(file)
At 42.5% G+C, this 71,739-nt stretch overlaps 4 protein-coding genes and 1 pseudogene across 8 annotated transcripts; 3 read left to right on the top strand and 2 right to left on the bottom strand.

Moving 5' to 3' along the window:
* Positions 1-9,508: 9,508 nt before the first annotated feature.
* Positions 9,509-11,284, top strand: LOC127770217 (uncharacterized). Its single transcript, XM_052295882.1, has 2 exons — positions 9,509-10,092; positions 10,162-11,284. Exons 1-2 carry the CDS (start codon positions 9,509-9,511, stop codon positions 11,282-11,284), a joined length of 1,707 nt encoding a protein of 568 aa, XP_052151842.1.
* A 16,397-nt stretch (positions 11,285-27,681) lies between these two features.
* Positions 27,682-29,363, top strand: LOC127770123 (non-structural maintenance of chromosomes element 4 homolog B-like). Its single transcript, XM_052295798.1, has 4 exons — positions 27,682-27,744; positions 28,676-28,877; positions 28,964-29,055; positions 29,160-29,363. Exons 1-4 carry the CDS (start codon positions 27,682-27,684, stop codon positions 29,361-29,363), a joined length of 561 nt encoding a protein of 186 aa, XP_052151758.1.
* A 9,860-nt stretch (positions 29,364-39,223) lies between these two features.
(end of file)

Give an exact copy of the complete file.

At 42.5% G+C, this 71,739-nt stretch overlaps 4 protein-coding genes and 1 pseudogene across 8 annotated transcripts; 3 read left to right on the top strand and 2 right to left on the bottom strand.

Moving 5' to 3' along the window:
* Positions 1-9,508: 9,508 nt before the first annotated feature.
* Positions 9,509-11,284, top strand: LOC127770217 (uncharacterized). Its single transcript, XM_052295882.1, has 2 exons — positions 9,509-10,092; positions 10,162-11,284. Exons 1-2 carry the CDS (start codon positions 9,509-9,511, stop codon positions 11,282-11,284), a joined length of 1,707 nt encoding a protein of 568 aa, XP_052151842.1.
* A 16,397-nt stretch (positions 11,285-27,681) lies between these two features.
* Positions 27,682-29,363, top strand: LOC127770123 (non-structural maintenance of chromosomes element 4 homolog B-like). Its single transcript, XM_052295798.1, has 4 exons — positions 27,682-27,744; positions 28,676-28,877; positions 28,964-29,055; positions 29,160-29,363. Exons 1-4 carry the CDS (start codon positions 27,682-27,684, stop codon positions 29,361-29,363), a joined length of 561 nt encoding a protein of 186 aa, XP_052151758.1.
* A 9,860-nt stretch (positions 29,364-39,223) lies between these two features.